EU Fundamental Rights: A Long Way to Go
The Fundamental Rights Agency (FRA) is a step in the right direction but today's human rights challenges in Europe call for a much stronger mechanism, says Amnesty International on day of the opening of the new Agency in Vienna. (To access the Amnesty International "speech" click here)
The "Fundamental Rights Agency", despite its name, is a missed opportunity. The reluctance of member states to address human rights at home, fully exposed during the discussions over the Agency’s scope of action, resulted in a minimalist mandate that contrasts sharply with the serious scale and nature of human rights problems in the EU.
In Vienna to attend the opening ceremony of the FRA, Amnesty International’s EU Office Director, Dick Oosting, recalled the tone that dominated the negotiations:
"Such was the desire not to offend anyone that at times it felt as if the Agency was being created to protect member states instead of holding them to account", said Dick Oosting.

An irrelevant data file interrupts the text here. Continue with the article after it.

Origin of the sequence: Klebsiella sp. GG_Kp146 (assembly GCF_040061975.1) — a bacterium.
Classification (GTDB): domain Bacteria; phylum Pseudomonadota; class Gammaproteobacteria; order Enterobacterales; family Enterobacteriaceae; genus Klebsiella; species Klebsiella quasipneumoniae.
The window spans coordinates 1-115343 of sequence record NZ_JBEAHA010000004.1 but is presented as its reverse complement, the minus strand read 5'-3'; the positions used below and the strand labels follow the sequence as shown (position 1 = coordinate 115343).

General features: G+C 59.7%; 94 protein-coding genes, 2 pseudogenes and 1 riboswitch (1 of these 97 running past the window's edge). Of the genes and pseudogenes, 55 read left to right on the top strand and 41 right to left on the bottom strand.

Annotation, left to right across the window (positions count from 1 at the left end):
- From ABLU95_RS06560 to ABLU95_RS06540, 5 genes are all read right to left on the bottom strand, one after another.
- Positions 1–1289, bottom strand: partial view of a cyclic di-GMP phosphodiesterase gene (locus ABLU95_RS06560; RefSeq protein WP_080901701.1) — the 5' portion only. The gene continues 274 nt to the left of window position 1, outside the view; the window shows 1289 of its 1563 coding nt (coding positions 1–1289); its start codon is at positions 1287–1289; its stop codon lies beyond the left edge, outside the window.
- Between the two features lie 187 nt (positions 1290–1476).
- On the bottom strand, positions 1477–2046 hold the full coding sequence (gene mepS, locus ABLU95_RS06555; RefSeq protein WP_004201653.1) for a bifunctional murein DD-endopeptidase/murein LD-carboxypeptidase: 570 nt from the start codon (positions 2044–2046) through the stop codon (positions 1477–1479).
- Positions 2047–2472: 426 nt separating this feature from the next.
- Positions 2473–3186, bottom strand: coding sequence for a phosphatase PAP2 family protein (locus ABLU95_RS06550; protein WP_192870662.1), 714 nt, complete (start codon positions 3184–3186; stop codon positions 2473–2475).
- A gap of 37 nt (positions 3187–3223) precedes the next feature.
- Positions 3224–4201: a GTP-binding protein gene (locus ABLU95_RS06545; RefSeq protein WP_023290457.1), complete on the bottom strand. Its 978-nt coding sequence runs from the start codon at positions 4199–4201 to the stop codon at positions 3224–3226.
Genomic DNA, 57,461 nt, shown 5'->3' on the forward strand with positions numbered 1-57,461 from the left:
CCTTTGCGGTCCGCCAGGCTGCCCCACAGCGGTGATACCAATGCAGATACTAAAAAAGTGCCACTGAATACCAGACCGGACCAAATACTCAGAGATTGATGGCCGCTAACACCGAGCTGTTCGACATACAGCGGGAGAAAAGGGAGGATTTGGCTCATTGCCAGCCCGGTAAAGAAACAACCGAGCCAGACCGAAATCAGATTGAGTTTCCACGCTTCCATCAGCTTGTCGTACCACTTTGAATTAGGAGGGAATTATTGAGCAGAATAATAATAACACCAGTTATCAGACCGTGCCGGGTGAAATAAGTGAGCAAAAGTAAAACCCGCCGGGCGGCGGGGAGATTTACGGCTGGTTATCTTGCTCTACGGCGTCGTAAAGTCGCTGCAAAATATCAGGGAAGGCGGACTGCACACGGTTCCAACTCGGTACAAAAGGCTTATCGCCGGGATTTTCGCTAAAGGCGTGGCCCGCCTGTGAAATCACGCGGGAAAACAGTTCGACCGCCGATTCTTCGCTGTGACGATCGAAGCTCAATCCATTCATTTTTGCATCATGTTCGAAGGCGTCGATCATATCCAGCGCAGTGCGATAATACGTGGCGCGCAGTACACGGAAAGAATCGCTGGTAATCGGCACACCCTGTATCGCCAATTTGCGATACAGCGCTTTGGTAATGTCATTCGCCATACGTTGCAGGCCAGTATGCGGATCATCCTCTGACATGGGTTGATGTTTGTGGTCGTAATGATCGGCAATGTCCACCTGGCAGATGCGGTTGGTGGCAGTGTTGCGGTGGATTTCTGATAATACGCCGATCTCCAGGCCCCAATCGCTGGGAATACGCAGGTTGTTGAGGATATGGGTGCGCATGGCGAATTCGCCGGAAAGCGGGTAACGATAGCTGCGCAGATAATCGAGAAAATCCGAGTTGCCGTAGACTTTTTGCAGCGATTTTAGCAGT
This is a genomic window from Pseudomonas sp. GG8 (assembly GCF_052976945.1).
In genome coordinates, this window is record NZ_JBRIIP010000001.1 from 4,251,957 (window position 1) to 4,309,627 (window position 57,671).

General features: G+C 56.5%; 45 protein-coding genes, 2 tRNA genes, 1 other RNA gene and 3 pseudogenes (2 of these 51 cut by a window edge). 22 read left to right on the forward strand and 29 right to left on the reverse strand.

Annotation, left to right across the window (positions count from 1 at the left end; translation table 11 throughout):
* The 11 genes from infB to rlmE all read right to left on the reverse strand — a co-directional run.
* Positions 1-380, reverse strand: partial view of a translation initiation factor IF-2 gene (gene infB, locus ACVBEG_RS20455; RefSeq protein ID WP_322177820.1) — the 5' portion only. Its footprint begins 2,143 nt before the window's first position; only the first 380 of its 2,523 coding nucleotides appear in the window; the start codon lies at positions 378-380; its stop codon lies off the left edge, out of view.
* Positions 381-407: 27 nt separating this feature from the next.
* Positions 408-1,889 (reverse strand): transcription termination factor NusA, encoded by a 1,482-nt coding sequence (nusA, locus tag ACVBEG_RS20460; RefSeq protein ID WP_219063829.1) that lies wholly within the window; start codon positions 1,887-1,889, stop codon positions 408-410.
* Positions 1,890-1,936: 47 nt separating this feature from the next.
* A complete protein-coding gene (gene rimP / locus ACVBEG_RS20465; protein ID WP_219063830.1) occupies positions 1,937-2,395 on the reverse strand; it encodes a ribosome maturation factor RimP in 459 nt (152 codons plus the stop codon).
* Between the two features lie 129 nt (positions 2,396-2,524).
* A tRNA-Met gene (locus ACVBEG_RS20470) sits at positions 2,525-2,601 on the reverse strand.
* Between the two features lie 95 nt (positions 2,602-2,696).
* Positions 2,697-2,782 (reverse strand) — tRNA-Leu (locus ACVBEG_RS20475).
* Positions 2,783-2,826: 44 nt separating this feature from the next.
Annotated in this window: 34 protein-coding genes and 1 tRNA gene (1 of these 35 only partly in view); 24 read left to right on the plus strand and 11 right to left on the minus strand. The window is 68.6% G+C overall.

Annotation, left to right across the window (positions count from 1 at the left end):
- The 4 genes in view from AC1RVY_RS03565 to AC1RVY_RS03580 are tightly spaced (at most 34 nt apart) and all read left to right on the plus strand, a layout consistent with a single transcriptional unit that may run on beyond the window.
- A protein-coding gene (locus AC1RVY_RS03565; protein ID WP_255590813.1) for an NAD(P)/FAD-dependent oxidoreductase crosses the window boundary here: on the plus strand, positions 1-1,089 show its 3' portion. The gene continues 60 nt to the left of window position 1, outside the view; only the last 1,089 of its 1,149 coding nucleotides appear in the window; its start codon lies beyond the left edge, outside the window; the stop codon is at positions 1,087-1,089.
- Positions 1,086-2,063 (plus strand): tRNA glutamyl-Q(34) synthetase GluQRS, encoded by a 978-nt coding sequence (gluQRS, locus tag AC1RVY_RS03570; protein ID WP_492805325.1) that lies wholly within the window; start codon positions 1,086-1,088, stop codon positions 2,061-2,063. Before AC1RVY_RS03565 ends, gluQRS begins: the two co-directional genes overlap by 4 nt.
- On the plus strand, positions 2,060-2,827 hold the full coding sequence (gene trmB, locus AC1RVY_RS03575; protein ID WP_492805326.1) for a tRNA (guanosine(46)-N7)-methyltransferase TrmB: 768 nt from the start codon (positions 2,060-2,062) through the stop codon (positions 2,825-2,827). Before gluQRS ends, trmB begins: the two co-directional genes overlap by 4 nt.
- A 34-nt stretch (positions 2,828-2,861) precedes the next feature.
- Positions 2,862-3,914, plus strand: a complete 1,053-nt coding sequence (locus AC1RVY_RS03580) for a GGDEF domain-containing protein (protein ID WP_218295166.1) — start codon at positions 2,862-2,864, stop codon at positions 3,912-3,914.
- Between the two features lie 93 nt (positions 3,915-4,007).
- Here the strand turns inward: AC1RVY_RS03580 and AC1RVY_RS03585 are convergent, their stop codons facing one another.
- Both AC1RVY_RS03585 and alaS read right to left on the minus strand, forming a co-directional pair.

Amnesty International looks forward to supporting the FRA’s work in the important area of racism and discrimination – the only major European human rights issue that it can effectively address. It is a crucial area considering how it cuts across and exacerbates other forms of abuse.
As a leading human rights organisation however, Amnesty International deeply regrets that the FRA will be effectively cut off from all other key areas essential for people in Europe and for the EU’s credibility in the world:
Asylum and immigration
Violence against women
Trafficking in human beings
While all these issues remain unaddressed, Amnesty International calls on the EU to engage with the Council of Europe to develop a vision on how to forge a comprehensive "European human rights system".
"The Fundamental Rights Agency will only be able to protect human rights in Europe if there is a serious effort to develop a coherent protection system with effective accountability", said Dick Oosting.